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Israel Green-Hopkins

Health care data tsunamiIsrael Green-Hopkins, MD, is a second-year fellow in Pediatric Emergency Medicine at Boston Children’s Hospital and a fierce advocate for innovation in health information technology, with a passion for design, mobile health, remote monitoring and more. Follow him on Twitter @israel_md.

A few months ago, I spent 15 minutes filling out a detailed health data form at the doctor’s office. The paper form contained multiple questions about my health, family history, medications and basic demographic information. I assumed that an administrative specialist would code it into the practice’s electronic medical record (EMR) to be put to use. So it came as a surprise when I spent another 5 minutes reviewing the form with my physician, who then proceeded to type this information into the EMR herself. I’m confident neither my physician nor I felt enabled by the experience.

Countless people have had a similar experience—or worse, filled out a form with no sign that any clinician ever saw the information. Though the industry has made outstanding progress in adopting EMRs, the practice of data acquisition from patients remains cloudy. Patient-generated health data (PGHD), a term encompassing all forms of data that patients provide on their own, is a relatively new concept in health care. It falls into two broad groups: historical data and biometric data. Full story »

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Comfy_Ball_prototype_built_at_Hacking_PediatricsIsrael Green-Hopkins, MD, is a second-year fellow in Pediatric Emergency Medicine at Boston Children’s Hospital and a fierce advocate for innovation in health information technology, with a passion for design, mobile health, remote monitoring and more. Follow him on Twitter @israel_md.

At the Hacking Pediatrics event in late October, I was fortunate to collaborate with a team interested, like I am, in patient engagement. After the initial idea-pitching phase of the hackathon, where clinicians present unsolved problems to an audience of techies and entrepreneurs, I joined a group of nearly 15 hackers who felt our desires to be similar. The prototype at left was our end result, but we had no idea then where our interest would lead.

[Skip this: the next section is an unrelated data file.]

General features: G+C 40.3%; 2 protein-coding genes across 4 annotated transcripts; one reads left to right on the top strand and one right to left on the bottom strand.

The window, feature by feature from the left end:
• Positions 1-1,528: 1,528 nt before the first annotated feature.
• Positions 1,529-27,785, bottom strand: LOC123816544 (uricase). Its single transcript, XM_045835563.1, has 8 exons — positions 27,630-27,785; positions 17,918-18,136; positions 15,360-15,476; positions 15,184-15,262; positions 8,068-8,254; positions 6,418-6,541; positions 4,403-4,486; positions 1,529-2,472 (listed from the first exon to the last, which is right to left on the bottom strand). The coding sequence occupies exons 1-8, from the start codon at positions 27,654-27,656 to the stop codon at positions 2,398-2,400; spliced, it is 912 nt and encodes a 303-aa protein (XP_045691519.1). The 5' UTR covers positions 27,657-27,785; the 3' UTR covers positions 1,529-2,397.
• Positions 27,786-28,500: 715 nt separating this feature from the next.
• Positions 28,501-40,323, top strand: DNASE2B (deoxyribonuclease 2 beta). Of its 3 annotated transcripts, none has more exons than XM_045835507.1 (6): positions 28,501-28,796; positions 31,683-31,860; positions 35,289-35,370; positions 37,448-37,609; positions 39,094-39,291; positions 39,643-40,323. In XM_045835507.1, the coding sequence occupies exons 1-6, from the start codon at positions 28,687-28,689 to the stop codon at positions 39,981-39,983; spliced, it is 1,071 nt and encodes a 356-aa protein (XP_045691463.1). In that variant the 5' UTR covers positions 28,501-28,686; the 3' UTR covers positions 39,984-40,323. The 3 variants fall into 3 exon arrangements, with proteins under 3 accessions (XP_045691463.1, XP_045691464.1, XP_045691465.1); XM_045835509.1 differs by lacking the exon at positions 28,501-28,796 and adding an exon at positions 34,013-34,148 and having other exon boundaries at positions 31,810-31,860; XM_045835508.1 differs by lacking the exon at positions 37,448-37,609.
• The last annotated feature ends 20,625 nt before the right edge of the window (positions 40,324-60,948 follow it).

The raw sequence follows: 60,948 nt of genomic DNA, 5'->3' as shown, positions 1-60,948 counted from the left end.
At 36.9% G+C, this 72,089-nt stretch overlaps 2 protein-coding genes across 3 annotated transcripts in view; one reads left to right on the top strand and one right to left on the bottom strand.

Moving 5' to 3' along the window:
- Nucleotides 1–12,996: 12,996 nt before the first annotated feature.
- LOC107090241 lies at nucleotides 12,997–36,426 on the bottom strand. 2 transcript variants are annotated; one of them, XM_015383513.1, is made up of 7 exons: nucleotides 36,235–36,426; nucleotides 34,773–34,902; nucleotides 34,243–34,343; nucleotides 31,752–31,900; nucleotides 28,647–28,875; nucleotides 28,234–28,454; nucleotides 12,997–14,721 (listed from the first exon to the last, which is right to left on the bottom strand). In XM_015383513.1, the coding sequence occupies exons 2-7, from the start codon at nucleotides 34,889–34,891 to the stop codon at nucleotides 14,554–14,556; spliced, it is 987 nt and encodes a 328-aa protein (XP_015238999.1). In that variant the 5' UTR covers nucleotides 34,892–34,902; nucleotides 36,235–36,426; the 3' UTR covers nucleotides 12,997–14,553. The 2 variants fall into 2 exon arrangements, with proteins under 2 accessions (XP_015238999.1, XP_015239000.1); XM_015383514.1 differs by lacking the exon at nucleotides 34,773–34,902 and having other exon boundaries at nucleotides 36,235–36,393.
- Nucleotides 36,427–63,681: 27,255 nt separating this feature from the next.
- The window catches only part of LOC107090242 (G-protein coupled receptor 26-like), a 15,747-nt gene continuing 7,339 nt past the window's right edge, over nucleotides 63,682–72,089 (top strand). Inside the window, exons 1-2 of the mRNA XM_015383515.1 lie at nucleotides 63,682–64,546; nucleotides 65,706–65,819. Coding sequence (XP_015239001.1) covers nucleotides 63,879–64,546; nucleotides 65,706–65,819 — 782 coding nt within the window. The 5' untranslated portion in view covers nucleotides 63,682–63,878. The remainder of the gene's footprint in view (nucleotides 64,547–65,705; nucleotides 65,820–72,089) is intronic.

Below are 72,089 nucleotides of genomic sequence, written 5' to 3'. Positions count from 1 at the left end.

At the beginning, in fact, our greatest challenge was determining exactly what problem we would try to solve. Full story »

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Israel Green Hopkins MD croppedIsrael Green-Hopkins, MD, is a second-year fellow in Pediatric Emergency Medicine at Boston Children’s Hospital and a fierce advocate for innovation in health information technology, with a passion for design, mobile health, remote monitoring and more. Follow him on Twitter @israel_md.

The Centers for Medicare & Medicaid Services (CMS) defines patient engagement as having two primary objectives: to enable patients to “view online, download and transmit their health information” and to enable providers to conduct secure messaging with patients.

In 2007, focusing largely on these goals, Microsoft launched HealthVault—a Web-based electronic health record designed to fit the needs of both patients and providers. Countless private and public institutions have followed, including Boston Children’s Hospital.

But aside from satisfying regulatory requirements, are these interventions the improved engagement that patients are demanding? How can we be transformative in our approach to care and create an environment that is receptive to the engaged patient?

We first need to reconsider what it means to maneuver through the health care system as a patient. Full story »

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